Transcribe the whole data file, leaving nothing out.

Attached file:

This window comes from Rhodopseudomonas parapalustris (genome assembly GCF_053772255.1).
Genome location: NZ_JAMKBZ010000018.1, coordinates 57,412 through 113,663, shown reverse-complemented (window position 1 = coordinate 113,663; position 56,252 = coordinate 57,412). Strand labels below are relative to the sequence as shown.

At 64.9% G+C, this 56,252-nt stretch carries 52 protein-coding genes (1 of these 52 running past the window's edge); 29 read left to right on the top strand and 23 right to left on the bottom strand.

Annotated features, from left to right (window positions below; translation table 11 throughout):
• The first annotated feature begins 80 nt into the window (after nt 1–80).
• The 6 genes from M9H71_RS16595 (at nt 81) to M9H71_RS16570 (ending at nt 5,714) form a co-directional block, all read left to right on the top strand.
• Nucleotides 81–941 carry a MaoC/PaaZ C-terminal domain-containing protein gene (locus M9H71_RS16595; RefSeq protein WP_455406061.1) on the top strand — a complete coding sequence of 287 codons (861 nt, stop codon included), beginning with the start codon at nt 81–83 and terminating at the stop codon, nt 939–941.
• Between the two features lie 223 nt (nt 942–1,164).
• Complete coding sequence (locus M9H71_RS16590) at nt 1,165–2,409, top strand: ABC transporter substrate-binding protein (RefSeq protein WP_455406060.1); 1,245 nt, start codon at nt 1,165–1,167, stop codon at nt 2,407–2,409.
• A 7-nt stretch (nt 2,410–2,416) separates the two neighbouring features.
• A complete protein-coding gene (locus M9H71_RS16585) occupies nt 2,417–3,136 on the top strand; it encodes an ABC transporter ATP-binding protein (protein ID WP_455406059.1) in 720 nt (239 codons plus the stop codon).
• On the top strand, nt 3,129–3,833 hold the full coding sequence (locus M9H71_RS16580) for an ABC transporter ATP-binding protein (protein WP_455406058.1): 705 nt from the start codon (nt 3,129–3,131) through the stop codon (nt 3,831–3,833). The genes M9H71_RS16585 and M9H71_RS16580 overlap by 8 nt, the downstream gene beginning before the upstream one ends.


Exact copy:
This window comes from Rhodopseudomonas parapalustris (genome assembly GCF_053772255.1).
Genome location: NZ_JAMKBZ010000018.1, coordinates 57,412 through 113,663, shown reverse-complemented (window position 1 = coordinate 113,663; position 56,252 = coordinate 57,412). Strand labels below are relative to the sequence as shown.

At 64.9% G+C, this 56,252-nt stretch carries 52 protein-coding genes (1 of these 52 running past the window's edge); 29 read left to right on the top strand and 23 right to left on the bottom strand.

Annotated features, from left to right (window positions below; translation table 11 throughout):
• The first annotated feature begins 80 nt into the window (after nt 1–80).
• The 6 genes from M9H71_RS16595 (at nt 81) to M9H71_RS16570 (ending at nt 5,714) form a co-directional block, all read left to right on the top strand.
• Nucleotides 81–941 carry a MaoC/PaaZ C-terminal domain-containing protein gene (locus M9H71_RS16595; RefSeq protein WP_455406061.1) on the top strand — a complete coding sequence of 287 codons (861 nt, stop codon included), beginning with the start codon at nt 81–83 and terminating at the stop codon, nt 939–941.
• Between the two features lie 223 nt (nt 942–1,164).
• Complete coding sequence (locus M9H71_RS16590) at nt 1,165–2,409, top strand: ABC transporter substrate-binding protein (RefSeq protein WP_455406060.1); 1,245 nt, start codon at nt 1,165–1,167, stop codon at nt 2,407–2,409.
• A 7-nt stretch (nt 2,410–2,416) separates the two neighbouring features.
• A complete protein-coding gene (locus M9H71_RS16585) occupies nt 2,417–3,136 on the top strand; it encodes an ABC transporter ATP-binding protein (protein ID WP_455406059.1) in 720 nt (239 codons plus the stop codon).
• On the top strand, nt 3,129–3,833 hold the full coding sequence (locus M9H71_RS16580) for an ABC transporter ATP-binding protein (protein WP_455406058.1): 705 nt from the start codon (nt 3,129–3,131) through the stop codon (nt 3,831–3,833). The genes M9H71_RS16585 and M9H71_RS16580 overlap by 8 nt, the downstream gene beginning before the upstream one ends.